Questions relating to jury charges are normally matters of state law, and do not constitute claims for federal habeas review. See Estelle, 502 U.S. at 67-68 ("[I]t is not the province of a federal habeas court to re-examine state court determinations on state-law questions."). Indeed, "the fact that [an] instruction was allegedly incorrect under state law is not a basis for habeas relief." Id. at 71-72. That said, "an error in the instructions to the jury" may nonetheless violate a criminal defendant's federal right to due process. Henderson v. Kibbe, 431 U.S. 145, 154 (1977). In that regard, "[t]he only question [during habeas review] is whether the ailing instruction by itself so infected the entire trial that the resulting conviction violate[d] due process . . . not merely whether the instruction is undesirable, erroneous, or even universally condemned." Id. (citation and internal quotation marks omitted); accord Waddington v. Sarausad, 555 U.S. 179, 191 (2009); Estelle, 502 U.S. at 72. It is also "well established" that the challenged instruction "may not be judged in artificial isolation," but must be viewed in the context of the overall charge and the trial record. Cupp v. Naughton, 414 U.S. 141, 146 (1973).
Ultimately, it is the rare case in which "an erroneous instruction was so prejudicial that it will support a collateral attack on the constitutional validity of a state court's judgment." Henderson, 431 U.S. at 154; accord Middleton v. McNeil, 541 U.S. 433, 437 (2004) ("[N]ot every ambiguity, inconsistency, or deficiency in a jury instruction rises to the level of a due process violation."). In order to obtain habeas relief, a petitioner must establish that the instructional error "had [a] substantial and injurious effect or influence in determining the jury's verdict." Brecht v. Abrahamson, 507 U.S. 619, 637 (1993). For example, due process is violated where "the erroneous instructions have operated to lift the burden of proof on an essential element of an offense as defined by state law." Smith v. Horn, 120 F.3d 400, 416 (3d Cir. 1997); see also Williams v. Beard, 637 F.3d 195, 223 (3d Cir. 2011) (noting that due process is violated when "the instruction contained some ambiguity, inconsistency, or deficiency," and "there was a reasonable likelihood that the jury applied the instruction in a way that relieved the State of its burden of proving every element of the crime beyond a reasonable doubt.") (internal quotation marks omitted).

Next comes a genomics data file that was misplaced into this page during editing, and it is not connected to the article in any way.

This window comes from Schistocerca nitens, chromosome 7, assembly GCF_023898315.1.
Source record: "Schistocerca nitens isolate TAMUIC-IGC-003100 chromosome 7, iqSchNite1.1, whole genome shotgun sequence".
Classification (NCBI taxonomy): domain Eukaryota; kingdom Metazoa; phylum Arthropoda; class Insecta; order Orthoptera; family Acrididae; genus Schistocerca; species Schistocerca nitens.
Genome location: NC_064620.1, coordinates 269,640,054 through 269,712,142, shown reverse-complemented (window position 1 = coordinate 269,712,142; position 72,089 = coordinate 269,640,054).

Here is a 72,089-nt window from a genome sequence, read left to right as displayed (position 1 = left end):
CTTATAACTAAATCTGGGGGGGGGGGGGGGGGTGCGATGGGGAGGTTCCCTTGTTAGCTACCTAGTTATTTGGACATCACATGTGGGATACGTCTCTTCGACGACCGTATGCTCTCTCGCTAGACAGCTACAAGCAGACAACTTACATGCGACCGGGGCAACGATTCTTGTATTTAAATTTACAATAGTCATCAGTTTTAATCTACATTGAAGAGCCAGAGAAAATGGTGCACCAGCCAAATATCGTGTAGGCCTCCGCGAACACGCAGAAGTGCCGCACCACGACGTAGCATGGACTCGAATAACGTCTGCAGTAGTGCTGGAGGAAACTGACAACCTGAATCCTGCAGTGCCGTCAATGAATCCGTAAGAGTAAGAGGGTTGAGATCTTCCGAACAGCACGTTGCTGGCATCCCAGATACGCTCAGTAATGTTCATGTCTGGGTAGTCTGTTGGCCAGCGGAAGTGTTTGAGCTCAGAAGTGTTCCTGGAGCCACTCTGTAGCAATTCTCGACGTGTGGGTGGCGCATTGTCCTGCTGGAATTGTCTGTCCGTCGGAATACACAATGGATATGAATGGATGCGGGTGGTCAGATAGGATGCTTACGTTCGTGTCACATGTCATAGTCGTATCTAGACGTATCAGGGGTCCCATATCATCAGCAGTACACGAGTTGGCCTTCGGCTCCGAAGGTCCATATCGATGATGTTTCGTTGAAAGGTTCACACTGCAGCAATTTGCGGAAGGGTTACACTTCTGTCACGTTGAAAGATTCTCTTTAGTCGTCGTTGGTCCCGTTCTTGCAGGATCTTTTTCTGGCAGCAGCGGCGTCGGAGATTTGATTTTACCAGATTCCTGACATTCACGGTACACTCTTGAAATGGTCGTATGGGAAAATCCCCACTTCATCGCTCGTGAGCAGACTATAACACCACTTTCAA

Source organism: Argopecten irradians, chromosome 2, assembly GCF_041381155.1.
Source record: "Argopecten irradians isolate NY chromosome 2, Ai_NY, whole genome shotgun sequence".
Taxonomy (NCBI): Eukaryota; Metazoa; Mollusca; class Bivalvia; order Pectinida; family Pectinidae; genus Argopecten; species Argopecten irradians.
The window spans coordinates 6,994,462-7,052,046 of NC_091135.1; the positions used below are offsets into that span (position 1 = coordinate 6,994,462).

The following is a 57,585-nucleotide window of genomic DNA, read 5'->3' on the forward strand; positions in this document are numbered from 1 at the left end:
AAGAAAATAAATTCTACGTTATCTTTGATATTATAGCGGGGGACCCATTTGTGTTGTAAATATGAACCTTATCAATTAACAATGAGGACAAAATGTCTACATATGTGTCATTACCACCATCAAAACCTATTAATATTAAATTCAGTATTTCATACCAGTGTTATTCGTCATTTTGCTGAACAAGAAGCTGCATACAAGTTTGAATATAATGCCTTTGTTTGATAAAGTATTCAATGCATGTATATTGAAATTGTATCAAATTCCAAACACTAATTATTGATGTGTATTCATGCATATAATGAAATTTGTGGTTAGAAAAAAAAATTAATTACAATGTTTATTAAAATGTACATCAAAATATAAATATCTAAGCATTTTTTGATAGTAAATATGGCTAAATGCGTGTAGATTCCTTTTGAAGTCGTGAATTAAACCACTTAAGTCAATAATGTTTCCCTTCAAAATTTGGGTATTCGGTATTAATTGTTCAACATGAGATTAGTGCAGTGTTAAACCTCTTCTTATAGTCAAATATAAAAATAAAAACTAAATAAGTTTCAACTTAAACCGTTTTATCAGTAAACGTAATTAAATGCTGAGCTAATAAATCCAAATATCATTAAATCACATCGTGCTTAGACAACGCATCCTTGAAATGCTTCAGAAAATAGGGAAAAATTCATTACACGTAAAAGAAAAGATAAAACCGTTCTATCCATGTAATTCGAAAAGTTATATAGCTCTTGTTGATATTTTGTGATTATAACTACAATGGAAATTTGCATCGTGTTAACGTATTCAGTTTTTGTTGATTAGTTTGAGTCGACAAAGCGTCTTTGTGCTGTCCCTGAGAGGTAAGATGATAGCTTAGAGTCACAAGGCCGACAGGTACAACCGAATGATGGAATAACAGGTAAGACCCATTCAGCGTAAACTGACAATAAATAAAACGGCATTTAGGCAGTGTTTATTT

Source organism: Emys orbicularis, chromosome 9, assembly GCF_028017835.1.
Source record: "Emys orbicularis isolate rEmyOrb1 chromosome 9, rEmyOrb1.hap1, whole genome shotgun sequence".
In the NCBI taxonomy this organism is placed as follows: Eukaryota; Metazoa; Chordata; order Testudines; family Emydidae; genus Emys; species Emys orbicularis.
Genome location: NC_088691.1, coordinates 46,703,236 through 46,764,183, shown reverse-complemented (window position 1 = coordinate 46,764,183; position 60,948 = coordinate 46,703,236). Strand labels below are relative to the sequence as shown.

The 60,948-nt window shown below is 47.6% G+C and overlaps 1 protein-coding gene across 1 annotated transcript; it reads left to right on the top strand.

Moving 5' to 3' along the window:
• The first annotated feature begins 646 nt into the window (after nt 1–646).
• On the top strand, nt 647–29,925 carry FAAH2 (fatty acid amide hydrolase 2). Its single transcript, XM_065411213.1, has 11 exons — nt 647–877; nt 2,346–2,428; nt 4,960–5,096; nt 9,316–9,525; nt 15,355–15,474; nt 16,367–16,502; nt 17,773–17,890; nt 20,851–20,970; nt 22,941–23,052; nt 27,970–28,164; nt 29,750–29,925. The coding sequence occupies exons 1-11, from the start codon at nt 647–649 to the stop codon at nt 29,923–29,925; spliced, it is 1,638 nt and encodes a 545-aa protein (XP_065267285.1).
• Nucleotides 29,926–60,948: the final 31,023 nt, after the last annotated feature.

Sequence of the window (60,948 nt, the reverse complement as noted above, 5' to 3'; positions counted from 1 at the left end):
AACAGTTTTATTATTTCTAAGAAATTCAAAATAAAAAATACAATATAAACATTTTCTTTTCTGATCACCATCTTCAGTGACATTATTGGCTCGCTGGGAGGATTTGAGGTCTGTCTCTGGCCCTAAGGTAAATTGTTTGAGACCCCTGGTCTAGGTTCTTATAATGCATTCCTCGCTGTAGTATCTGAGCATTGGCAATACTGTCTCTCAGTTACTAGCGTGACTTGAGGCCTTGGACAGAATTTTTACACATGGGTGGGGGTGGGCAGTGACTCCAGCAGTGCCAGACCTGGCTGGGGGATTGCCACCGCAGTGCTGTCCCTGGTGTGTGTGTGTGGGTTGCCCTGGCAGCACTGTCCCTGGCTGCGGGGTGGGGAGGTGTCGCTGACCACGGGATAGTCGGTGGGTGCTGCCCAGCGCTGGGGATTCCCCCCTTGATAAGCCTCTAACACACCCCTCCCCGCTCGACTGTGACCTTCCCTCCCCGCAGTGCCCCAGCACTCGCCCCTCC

As noted, Buccheri's § 2254 petition incorporates the same arguments in support of his Ground Three and Four claims that he advanced on direct appeal. (See DE 1-1 at 9, 10; see also Pet'r's Direct Appeal Br. at 29-43, DE 13-4.) The Appellate Division provided the following extensive analysis in rejecting those claims:
[Buccheri] contends that the [trial] court should have sua sponte charged the jury on the affirmative defense of prevention of suicide, N.J.S.A. 2C:3-7(e). This argument is without merit. [N.J. Ct.] R. 2:11-3(e)(2). In the first place, the defense does not permit deadly force to prevent suicide and, in any event, it is not rationally based in, much less clearly indicated by, the trial evidence.
N.J.S.A. 2C:3-7(e) provides that "[t]he use of force upon or toward the person of another is justifiable when the actor reasonably believes that such force is immediately necessary to prevent such other person from committing suicide [or] inflicting serious bodily harm upon himself[.]" However, there is an exception for the use of deadly force:
The use of deadly force is not in any event justifiable under this subsection unless the actor reasonably believes that it is likely that the person whom he seeks to prevent from committing a crime will endanger human life or inflict serious bodily harm upon another unless the commission or the consummation of the crime is prevented and that the use of such force presents no substantial risk of injury to innocent persons.
In the only case addressing this provision, we stated that the provision